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Carbon Credits: U.S. market poised to start trading BIG

| Tuesday December 18th, 2007 | 0 Comments

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Say hello to the green exchange, spearheaded by a leading cast of energy and environmental brokers -investors- who are launching a new exchange for trading credits that offset the global warming greenhouse gas emissions.
This exchange is expected to rapidly broaden the reach of the booming market for trading greenhouse gas as well as renewable energy credits. The exchange is staged to start in the first quarter of 2008. The affliated partners in this venture are Nymex Holdings and Evolution Markets, the biggest broker of environmental credits. Also, notable investment banks are involved such as Morgan Stanley, Merrill Lynch, JP Morgan and Credit Suisse.


This earmarks the largest energy exchange partnership with the biggest players in the environmental brokerage industry. Recently, the member countries of the ratified Kyoto treaty have agreed to cut their emissions of greenhouse gases. The European Climate Exchange has adapted a cap-and-trade system that will limit carbon emissions through utilities and industries. The companies that exceed the cap can buy allowances from those that fall under the cap.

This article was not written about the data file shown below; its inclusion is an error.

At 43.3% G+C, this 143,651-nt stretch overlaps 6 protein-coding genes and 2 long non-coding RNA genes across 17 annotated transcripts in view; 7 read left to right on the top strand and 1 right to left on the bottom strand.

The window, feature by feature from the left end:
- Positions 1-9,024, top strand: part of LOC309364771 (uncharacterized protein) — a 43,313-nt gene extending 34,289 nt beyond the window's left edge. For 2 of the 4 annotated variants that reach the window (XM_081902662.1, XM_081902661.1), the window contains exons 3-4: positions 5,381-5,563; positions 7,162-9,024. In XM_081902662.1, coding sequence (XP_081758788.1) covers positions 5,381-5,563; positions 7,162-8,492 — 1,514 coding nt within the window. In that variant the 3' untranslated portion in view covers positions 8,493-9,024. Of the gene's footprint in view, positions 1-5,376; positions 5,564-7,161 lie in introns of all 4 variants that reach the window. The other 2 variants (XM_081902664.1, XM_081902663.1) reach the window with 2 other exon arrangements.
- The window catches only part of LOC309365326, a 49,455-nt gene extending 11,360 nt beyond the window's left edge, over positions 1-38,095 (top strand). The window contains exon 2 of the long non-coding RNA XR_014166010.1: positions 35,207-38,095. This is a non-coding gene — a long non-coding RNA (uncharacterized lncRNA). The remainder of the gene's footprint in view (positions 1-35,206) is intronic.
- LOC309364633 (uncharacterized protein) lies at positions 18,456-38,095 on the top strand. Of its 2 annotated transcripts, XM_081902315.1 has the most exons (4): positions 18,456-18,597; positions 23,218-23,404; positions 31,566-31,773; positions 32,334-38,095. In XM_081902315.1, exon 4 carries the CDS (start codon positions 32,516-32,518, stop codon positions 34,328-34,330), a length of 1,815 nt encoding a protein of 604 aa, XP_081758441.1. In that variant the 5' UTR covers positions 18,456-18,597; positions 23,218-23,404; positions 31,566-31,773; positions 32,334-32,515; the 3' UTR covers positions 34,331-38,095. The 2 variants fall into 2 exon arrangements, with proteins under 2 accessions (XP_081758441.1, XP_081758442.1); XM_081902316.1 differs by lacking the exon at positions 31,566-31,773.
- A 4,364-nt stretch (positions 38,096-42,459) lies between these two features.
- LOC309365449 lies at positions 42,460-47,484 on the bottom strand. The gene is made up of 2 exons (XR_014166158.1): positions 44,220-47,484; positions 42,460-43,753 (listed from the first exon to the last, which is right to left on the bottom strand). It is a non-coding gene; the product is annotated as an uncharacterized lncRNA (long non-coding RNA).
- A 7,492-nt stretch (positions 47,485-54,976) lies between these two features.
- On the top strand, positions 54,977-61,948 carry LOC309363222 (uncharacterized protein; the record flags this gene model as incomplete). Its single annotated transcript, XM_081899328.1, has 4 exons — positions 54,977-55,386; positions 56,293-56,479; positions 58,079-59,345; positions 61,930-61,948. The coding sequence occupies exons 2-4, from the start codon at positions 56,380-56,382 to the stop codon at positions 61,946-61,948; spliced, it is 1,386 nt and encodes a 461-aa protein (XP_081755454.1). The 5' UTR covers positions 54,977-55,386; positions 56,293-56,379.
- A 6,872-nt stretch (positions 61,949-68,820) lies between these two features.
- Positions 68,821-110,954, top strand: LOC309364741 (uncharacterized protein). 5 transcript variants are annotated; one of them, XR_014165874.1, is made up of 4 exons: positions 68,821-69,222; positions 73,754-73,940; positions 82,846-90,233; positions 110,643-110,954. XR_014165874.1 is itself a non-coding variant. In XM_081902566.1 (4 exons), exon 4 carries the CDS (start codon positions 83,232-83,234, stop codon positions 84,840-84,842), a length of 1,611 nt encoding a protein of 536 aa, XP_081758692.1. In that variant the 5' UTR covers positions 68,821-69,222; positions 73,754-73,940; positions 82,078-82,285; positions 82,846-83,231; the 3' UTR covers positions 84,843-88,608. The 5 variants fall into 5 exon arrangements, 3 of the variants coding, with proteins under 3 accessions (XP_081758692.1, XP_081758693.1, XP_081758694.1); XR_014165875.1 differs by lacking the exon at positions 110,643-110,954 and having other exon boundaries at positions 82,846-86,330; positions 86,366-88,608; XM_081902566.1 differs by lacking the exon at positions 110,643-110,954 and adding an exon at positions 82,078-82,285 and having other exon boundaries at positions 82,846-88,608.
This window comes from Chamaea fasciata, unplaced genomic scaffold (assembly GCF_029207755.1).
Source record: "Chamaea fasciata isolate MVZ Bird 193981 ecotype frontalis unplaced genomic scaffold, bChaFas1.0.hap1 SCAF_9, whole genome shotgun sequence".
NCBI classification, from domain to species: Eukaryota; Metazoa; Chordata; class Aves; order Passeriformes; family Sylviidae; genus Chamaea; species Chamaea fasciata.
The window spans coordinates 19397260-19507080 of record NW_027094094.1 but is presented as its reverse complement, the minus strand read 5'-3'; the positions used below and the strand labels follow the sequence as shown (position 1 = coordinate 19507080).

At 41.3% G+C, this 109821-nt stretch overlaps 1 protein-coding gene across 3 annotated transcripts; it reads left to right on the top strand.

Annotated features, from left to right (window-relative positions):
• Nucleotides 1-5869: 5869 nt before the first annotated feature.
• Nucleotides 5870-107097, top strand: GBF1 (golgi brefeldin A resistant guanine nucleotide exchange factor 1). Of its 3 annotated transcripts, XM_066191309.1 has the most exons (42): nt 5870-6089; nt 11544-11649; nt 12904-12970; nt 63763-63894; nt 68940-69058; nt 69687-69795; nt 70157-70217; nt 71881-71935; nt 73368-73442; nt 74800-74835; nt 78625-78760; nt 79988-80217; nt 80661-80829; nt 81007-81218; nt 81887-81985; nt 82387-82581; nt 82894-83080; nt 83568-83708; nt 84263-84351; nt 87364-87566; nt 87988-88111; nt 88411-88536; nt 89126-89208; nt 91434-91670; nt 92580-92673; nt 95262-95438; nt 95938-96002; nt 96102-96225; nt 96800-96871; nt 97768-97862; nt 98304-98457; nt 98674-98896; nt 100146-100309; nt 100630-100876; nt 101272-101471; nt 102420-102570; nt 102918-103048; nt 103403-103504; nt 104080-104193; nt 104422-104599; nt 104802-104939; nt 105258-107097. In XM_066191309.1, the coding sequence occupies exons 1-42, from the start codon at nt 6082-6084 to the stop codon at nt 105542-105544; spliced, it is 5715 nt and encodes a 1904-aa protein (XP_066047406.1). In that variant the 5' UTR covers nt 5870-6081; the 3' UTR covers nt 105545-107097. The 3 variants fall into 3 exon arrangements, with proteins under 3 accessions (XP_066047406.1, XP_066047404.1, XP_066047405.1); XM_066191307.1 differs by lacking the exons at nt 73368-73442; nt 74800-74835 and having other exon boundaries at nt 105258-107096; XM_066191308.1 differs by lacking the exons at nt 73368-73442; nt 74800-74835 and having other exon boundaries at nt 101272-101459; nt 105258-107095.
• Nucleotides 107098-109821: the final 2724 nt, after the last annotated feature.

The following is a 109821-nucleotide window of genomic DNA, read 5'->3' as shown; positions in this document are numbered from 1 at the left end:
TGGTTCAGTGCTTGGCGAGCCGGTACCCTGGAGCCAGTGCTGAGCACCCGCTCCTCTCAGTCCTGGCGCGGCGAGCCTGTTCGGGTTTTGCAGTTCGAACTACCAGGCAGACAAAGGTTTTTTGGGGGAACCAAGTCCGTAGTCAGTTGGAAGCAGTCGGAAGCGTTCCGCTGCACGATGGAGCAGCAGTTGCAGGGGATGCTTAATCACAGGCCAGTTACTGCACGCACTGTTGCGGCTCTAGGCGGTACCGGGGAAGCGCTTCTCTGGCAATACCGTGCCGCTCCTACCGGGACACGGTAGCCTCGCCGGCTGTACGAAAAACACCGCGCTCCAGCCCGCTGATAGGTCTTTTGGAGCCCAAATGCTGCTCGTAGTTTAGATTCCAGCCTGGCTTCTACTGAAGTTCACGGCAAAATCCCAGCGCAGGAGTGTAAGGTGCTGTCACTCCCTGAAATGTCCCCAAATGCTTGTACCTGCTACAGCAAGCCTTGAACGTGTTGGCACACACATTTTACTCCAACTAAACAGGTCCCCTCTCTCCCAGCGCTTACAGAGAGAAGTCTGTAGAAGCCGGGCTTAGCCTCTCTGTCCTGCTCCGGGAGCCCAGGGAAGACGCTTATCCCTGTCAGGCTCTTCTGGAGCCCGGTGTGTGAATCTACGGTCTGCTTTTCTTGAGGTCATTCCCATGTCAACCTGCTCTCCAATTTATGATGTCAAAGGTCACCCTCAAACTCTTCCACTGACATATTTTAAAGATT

The U.S. has not joined the Kyoto treaty which makes the market for carbon credits voluntary. Here is how it works, a corporation can buy carbon credits which will in turn offset the greenhouse gases it produces by subsidizing the planting of a new forest, for example. The forest and the new plant life therein will effectively work to remove CO2 from the atmosphere. Voluntary U.S pollution offsets and renewable energy credits will also help subsidize wind farms and solar plants.
There is a mounting storm of banks and investors eager to join in the trading of carbon credits mostly due to the fact that the U.S. government is planning to impose a cap-and-trade system after the elections in 2008. This new system should rocket the price of U.S. credits from $2 to $5 per ton of carbon to $30 to $50 per ton. A substantial increase in as many months and strong profits are expected to be made.
The belief behind this large partnership is that it will reach far and wide and it will create more emission reductions at lower prices. Currently the U.S market for voluntary credits is $100 million per year, a scant pittance compared to the current global market trading at nearly $60 billion.


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